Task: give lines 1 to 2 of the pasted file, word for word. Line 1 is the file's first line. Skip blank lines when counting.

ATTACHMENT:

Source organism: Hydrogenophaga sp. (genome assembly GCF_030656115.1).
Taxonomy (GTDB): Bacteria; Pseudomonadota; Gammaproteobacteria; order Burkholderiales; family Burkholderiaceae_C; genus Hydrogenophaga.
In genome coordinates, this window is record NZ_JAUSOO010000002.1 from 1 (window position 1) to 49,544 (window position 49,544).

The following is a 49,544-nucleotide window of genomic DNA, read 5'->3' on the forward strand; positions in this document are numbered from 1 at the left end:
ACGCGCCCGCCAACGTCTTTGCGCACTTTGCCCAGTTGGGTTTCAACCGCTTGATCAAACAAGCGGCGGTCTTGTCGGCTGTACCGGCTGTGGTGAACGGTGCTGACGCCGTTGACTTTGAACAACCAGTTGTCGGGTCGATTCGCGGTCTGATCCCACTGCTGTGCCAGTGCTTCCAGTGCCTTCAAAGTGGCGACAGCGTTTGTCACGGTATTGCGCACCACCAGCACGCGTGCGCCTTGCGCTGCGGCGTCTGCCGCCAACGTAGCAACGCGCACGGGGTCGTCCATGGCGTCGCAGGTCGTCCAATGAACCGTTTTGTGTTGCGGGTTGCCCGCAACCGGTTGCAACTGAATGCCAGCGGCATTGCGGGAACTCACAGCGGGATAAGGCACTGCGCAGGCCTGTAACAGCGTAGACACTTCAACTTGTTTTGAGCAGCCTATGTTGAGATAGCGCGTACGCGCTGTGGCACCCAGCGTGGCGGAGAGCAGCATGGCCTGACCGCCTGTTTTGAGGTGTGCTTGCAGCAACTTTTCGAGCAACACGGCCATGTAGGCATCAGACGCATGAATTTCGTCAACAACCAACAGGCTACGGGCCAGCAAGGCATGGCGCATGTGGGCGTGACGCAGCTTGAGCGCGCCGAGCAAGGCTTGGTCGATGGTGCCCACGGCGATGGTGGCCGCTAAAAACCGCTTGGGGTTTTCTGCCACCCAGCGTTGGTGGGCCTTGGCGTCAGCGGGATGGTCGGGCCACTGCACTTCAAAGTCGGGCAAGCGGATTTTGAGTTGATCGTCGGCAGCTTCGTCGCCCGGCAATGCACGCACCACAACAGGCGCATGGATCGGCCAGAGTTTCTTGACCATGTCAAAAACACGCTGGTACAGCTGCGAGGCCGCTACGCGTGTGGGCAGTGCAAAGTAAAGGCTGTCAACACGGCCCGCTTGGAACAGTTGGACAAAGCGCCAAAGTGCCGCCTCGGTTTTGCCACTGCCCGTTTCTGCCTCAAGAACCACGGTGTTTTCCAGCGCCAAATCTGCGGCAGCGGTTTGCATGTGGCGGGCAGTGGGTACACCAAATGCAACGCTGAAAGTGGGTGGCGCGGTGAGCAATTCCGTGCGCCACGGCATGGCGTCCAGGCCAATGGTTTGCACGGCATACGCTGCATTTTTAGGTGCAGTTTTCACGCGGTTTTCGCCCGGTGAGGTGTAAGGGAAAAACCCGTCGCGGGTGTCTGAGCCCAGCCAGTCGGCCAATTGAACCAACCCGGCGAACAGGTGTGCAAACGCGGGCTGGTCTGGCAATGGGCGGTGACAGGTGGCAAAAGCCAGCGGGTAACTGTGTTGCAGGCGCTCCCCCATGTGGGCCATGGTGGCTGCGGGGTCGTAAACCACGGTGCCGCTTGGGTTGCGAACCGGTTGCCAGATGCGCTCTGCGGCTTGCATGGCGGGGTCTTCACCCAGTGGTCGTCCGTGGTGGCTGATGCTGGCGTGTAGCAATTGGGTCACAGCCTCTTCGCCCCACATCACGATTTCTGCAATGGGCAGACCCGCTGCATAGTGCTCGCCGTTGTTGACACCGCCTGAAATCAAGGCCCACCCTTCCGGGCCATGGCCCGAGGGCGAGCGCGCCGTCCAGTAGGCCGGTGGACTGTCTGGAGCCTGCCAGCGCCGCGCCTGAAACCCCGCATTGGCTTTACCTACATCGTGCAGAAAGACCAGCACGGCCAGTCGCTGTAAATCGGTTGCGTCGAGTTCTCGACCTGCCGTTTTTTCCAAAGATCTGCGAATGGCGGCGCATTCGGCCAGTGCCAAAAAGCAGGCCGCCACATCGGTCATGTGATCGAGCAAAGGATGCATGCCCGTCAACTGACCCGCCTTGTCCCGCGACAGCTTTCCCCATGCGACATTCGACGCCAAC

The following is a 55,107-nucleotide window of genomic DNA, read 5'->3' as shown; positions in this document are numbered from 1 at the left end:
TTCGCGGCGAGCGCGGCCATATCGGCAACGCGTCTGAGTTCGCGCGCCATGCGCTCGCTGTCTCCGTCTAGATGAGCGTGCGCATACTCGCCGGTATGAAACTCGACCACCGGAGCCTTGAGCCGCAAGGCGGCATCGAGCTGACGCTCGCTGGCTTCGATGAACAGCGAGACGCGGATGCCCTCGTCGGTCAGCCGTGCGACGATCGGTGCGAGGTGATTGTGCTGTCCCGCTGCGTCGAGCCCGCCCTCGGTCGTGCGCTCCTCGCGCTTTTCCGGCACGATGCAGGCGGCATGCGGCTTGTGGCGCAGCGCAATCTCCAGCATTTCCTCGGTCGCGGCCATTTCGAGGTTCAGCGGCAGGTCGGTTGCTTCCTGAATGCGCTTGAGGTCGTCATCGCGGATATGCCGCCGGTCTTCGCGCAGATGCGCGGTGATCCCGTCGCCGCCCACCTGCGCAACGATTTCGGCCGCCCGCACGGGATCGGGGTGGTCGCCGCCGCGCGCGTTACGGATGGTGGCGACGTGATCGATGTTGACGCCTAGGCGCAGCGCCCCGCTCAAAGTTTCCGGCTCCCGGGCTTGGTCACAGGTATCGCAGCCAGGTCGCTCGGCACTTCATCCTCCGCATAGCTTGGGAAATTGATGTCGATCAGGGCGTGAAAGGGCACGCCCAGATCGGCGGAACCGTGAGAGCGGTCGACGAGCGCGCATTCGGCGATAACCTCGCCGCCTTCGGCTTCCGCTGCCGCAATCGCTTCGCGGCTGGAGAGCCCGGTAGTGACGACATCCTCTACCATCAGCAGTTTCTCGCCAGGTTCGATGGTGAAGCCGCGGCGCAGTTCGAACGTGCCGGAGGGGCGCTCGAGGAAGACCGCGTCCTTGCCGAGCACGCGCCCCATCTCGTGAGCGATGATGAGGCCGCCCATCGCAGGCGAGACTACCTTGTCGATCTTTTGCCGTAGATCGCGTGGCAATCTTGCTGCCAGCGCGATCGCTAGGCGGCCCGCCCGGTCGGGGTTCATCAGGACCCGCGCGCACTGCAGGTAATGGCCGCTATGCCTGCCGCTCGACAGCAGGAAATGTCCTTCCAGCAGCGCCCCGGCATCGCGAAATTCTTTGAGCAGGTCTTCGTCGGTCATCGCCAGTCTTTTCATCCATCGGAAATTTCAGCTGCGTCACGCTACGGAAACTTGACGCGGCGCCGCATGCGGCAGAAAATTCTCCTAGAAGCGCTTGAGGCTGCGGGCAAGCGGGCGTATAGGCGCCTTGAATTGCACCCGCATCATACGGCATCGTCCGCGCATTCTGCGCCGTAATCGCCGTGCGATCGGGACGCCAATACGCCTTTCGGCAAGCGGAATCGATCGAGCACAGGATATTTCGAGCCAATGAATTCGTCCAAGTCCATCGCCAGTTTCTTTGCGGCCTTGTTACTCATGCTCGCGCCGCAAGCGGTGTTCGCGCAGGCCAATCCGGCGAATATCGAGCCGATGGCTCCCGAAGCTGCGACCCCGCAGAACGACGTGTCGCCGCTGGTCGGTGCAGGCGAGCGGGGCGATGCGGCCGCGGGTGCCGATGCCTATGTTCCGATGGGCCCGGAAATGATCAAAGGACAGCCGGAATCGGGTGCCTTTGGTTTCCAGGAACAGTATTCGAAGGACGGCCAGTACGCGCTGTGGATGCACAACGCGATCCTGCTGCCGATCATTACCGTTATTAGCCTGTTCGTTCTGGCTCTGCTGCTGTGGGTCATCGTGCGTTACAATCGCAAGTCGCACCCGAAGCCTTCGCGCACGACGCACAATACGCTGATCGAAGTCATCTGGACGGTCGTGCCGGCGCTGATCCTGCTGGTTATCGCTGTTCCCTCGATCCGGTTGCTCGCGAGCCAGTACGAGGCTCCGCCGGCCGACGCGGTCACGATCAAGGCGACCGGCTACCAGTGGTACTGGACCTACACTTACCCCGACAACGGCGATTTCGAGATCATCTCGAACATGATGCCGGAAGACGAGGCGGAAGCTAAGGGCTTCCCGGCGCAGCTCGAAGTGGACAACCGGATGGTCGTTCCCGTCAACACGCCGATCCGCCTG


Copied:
Source organism: Hydrogenophaga sp. (genome assembly GCF_030656115.1).
Taxonomy (GTDB): Bacteria; Pseudomonadota; Gammaproteobacteria; order Burkholderiales; family Burkholderiaceae_C; genus Hydrogenophaga.